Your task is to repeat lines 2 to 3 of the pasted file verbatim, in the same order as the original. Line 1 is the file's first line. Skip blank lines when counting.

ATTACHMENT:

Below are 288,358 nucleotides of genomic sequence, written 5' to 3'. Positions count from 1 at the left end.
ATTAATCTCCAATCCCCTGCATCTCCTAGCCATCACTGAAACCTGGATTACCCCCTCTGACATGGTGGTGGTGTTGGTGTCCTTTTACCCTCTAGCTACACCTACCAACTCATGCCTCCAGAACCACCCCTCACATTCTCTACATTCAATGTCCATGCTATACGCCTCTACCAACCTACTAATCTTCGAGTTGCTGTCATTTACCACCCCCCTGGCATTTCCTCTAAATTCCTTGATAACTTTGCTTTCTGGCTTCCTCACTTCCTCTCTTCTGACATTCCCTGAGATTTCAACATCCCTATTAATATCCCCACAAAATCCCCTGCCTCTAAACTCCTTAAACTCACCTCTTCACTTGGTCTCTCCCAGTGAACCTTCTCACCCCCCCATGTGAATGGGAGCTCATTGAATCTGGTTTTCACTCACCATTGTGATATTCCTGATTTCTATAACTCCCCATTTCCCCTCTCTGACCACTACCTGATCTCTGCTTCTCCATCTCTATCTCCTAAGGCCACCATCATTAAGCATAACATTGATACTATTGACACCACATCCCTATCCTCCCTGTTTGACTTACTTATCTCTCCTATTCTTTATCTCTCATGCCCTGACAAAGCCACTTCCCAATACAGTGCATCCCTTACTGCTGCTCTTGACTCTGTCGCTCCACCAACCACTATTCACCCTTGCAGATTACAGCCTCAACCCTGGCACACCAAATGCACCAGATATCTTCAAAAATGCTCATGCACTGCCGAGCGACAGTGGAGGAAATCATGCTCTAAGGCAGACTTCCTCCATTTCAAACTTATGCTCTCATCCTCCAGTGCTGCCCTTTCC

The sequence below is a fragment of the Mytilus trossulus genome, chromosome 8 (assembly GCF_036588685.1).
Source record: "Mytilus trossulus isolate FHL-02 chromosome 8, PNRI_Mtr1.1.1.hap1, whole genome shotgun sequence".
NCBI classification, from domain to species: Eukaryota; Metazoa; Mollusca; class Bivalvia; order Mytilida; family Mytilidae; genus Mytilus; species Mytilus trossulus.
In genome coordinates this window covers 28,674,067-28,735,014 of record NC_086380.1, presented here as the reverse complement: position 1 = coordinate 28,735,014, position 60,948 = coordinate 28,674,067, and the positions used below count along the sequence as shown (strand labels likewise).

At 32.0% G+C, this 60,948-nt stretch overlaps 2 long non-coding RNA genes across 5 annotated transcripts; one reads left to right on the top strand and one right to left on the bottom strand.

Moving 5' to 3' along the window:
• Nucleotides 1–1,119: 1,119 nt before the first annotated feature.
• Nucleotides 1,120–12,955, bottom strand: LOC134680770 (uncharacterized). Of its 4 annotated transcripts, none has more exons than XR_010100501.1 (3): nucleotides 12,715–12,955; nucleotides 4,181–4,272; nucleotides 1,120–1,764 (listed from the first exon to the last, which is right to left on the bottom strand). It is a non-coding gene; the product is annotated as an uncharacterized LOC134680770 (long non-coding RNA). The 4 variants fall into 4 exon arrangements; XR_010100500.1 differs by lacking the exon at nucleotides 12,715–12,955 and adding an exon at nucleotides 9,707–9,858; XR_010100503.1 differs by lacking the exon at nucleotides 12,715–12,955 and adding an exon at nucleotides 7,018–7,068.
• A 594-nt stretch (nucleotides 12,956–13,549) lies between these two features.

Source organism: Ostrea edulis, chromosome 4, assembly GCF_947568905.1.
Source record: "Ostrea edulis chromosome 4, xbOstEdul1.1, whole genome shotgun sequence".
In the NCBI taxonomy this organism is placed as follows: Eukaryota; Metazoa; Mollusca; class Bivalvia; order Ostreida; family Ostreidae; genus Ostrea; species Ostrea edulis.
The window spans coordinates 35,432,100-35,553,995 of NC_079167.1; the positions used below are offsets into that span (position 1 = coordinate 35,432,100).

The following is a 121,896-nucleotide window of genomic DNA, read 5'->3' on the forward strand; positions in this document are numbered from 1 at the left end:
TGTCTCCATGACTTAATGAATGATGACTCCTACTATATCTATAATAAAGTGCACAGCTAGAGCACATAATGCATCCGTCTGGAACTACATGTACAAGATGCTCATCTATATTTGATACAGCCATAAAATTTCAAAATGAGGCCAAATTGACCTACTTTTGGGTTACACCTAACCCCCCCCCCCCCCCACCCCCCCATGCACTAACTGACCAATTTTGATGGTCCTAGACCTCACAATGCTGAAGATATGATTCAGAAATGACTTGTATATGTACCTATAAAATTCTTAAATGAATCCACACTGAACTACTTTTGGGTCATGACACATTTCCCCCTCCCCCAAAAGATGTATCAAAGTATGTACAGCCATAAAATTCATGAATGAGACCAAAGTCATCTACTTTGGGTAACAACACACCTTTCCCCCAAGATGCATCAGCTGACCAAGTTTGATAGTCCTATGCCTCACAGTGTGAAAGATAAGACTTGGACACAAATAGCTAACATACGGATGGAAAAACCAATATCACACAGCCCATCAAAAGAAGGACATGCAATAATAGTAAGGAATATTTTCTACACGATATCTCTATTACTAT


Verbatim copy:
ATTAATCTCCAATCCCCTGCATCTCCTAGCCATCACTGAAACCTGGATTACCCCCTCTGACATGGTGGTGGTGTTGGTGTCCTTTTACCCTCTAGCTACACCTACCAACTCATGCCTCCAGAACCACCCCTCACATTCTCTACATTCAATGTCCATGCTATACGCCTCTACCAACCTACTAATCTTCGAGTTGCTGTCATTTACCACCCCCCTGGCATTTCCTCTAAATTCCTTGATAACTTTGCTTTCTGGCTTCCTCACTTCCTCTCTTCTGACATTCCCTGAGATTTCAACATCCCTATTAATATCCCCACAAAATCCCCTGCCTCTAAACTCCTTAAACTCACCTCTTCACTTGGTCTCTCCCAGTGAACCTTCTCACCCCCCCATGTGAATGGGAGCTCATTGAATCTGGTTTTCACTCACCATTGTGATATTCCTGATTTCTATAACTCCCCATTTCCCCTCTCTGACCACTACCTGATCTCTGCTTCTCCATCTCTATCTCCTAAGGCCACCATCATTAAGCATAACATTGATACTATTGACACCACATCCCTATCCTCCCTGTTTGACTTACTTATCTCTCCTATTCTTTATCTCTCATGCCCTGACAAAGCCACTTCCCAATACAGTGCATCCCTTACTGCTGCTCTTGACTCTGTCGCTCCACCAACCACTATTCACCCTTGCAGATTACAGCCTCAACCCTGGCACACCAAATGCACCAGATATCTTCAAAAATGCTCATGCACTGCCGAGCGACAGTGGAGGAAATCATGCTCTAAGGCAGACTTCCTCCATTTCAAACTTATGCTCTCATCCTCCAGTGCTGCCCTTTCC

The sequence below is a fragment of the Mytilus trossulus genome, chromosome 8 (assembly GCF_036588685.1).